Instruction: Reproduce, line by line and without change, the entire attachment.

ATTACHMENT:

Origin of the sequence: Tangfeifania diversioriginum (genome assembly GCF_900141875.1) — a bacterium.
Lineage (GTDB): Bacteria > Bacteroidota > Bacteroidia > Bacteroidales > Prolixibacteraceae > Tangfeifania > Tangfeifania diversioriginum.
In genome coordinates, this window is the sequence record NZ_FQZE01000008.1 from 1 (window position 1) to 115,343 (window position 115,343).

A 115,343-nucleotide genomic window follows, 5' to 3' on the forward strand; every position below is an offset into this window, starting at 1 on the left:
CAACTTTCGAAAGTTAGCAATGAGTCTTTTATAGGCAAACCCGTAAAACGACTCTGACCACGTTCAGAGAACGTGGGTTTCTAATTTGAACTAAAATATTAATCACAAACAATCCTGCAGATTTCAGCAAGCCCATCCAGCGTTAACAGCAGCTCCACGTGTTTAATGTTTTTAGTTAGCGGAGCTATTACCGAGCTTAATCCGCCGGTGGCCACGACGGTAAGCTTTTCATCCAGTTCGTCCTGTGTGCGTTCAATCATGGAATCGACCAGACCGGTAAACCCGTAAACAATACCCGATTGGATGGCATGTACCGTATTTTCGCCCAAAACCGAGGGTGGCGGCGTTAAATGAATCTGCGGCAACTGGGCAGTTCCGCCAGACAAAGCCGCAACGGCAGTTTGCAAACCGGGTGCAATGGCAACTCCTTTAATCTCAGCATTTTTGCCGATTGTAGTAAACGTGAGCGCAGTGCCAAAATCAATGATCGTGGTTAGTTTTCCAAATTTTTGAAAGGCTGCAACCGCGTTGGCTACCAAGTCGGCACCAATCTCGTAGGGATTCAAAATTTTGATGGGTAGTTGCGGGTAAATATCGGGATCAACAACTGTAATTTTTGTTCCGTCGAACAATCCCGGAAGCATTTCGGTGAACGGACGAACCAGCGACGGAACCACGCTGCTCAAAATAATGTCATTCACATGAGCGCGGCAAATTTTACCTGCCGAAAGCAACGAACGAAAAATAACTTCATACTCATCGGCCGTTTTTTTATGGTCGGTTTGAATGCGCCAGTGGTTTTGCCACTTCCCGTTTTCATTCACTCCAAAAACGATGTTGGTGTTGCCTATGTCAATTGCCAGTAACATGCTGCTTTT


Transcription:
Origin of the sequence: Tangfeifania diversioriginum (genome assembly GCF_900141875.1) — a bacterium.
Lineage (GTDB): Bacteria > Bacteroidota > Bacteroidia > Bacteroidales > Prolixibacteraceae > Tangfeifania > Tangfeifania diversioriginum.
In genome coordinates, this window is the sequence record NZ_FQZE01000008.1 from 1 (window position 1) to 115,343 (window position 115,343).

A 115,343-nucleotide genomic window follows, 5' to 3' on the forward strand; every position below is an offset into this window, starting at 1 on the left:
CAACTTTCGAAAGTTAGCAATGAGTCTTTTATAGGCAAACCCGTAAAACGACTCTGACCACGTTCAGAGAACGTGGGTTTCTAATTTGAACTAAAATATTAATCACAAACAATCCTGCAGATTTCAGCAAGCCCATCCAGCGTTAACAGCAGCTCCACGTGTTTAATGTTTTTAGTTAGCGGAGCTATTACCGAGCTTAATCCGCCGGTGGCCACGACGGTAAGCTTTTCATCCAGTTCGTCCTGTGTGCGTTCAATCATGGAATCGACCAGACCGGTAAACCCGTAAACAATACCCGATTGGATGGCATGTACCGTATTTTCGCCCAAAACCGAGGGTGGCGGCGTTAAATGAATCTGCGGCAACTGGGCAGTTCCGCCAGACAAAGCCGCAACGGCAGTTTGCAAACCGGGTGCAATGGCAACTCCTTTAATCTCAGCATTTTTGCCGATTGTAGTAAACGTGAGCGCAGTGCCAAAATCAATGATCGTGGTTAGTTTTCCAAATTTTTGAAAGGCTGCAACCGCGTTGGCTACCAAGTCGGCACCAATCTCGTAGGGATTCAAAATTTTGATGGGTAGTTGCGGGTAAATATCGGGATCAACAACTGTAATTTTTGTTCCGTCGAACAATCCCGGAAGCATTTCGGTGAACGGACGAACCAGCGACGGAACCACGCTGCTCAAAATAATGTCATTCACATGAGCGCGGCAAATTTTACCTGCCGAAAGCAACGAACGAAAAATAACTTCATACTCATCGGCCGTTTTTTTATGGTCGGTTTGAATGCGCCAGTGGTTTTGCCACTTCCCGTTTTCATTCACTCCAAAAACGATGTTGGTGTTGCCTATGTCAATTGCCAGTAACATGCTGCTTTT